Bluestone National Park Resort is investing £30million to expand its facilities and further support its efforts in meeting high environmental and sustainable standards that protects and enhances the local area and community.
The multi-million-pound investment projects at the luxury holiday destination include the launch of 80 new platinum lodges, transformation of a disused 19th century mill into a heritage restaurant, and development of an 11-hectare solar farm.
As well as enhancing guest experience, the exciting developments are set to boost the Pembrokeshire economy, with the new lodges alone estimated to increase visitor spend in the area by £1million a year.
This is in addition to the local employment opportunities and £1.5million injection that Bluestone brings to the local economy each year.
Around 250 jobs have been sustained during the construction phase of the platinum lodges and a further 100 operational jobs will be created once they open to guests. These figures add to the 800 people that Bluestone currently employs.
Bluestone’s Director of Sustainability, Marten Lewis, said: “Our 'Free Range Future' movement is at the heart of everything we do to ensure all our investments and initiatives benefit the local community and environment.
“It was key for us to channel this ethos through our latest investments, which have demonstrated our commitment to furthering our green credentials and making sure our environmental footsteps are as light as possible.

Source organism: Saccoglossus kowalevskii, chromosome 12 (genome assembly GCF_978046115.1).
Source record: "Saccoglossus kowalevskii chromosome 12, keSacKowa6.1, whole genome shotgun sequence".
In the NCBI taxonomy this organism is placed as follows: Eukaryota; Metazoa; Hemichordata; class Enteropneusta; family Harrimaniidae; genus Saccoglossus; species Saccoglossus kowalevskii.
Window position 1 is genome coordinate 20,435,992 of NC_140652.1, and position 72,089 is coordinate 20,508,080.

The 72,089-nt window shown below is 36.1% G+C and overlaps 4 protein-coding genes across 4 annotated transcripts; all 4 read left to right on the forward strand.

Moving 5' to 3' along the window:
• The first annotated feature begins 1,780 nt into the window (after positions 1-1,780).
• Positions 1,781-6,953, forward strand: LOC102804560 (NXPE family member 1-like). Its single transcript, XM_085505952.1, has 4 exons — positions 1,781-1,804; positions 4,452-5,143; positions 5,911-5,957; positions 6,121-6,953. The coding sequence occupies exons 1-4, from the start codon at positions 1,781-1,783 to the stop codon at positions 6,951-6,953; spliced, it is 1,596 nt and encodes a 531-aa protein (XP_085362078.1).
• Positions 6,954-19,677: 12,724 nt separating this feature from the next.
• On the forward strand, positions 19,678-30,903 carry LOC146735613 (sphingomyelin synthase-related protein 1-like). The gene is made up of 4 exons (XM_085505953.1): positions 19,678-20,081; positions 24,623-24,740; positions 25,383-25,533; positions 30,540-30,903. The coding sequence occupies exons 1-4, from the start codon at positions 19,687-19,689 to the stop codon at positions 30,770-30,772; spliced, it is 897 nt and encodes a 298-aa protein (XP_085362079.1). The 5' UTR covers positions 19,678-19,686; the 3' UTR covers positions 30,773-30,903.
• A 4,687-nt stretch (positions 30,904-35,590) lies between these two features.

“Sustainable building practices have formed a huge part of construction of these projects, such as the platinum lodges which have been built upon the principles of biophilic design to bring elements of the natural world into the modern designs. Once complete, they will be heated by air source heat pumps.
“Guests are set to benefit from these major milestones coming to life as we open the doors to our highly anticipated Black Pool Mill restaurant and platinum lodges this month.”
Black Pool Mill is set to launch this week (Friday 19th May), after a £3million investment transformed the disused 19th century mill into a rustic heritage restaurant.
Designed to incorporate the mill’s original features and centuries-old architecture, chefs will create seasonal menus that are inspired by Pembrokeshire’s warm microclimate, rich soil and clear seas. They will strive to use locally sourced or foraged ingredients, to provide a unique and authentic local dining experience.
The family-run company has also invested £3million into the creation of an 11-hectare solar farm, which is part of its commitment to reduce carbon emissions and become net zero by 2040. The farm is set to generate 3.2 megawatts of electricity a year and has a lifespan of up to 40 years.
Bluestone’s chief executive, William McNamara, said: “The addition of the solar farm allows us to put money into a more sustainable future for Pembrokeshire, something we are incredibly passionate about at Bluestone.”
A large proportion of the investment has gone towards the development of 80 new Platinum Lodges on the resort which have been built in line with the company’s environmental values.
The lodges will offer new levels of comfort and luxury living with sunrooms, designated outdoor areas, picturesque surroundings, and ‘cwtch’ rooms to accommodate groups up to eight people.
Mr McNamara added: “All three projects are set to bring a boost to the local community, and being able to create so many jobs from these has been at the heart of driving forward these projects. At Bluestone, we’re always aiming to give something back to the community, and we’re delighted to be able to do that while building on the future of rural Pembrokeshire."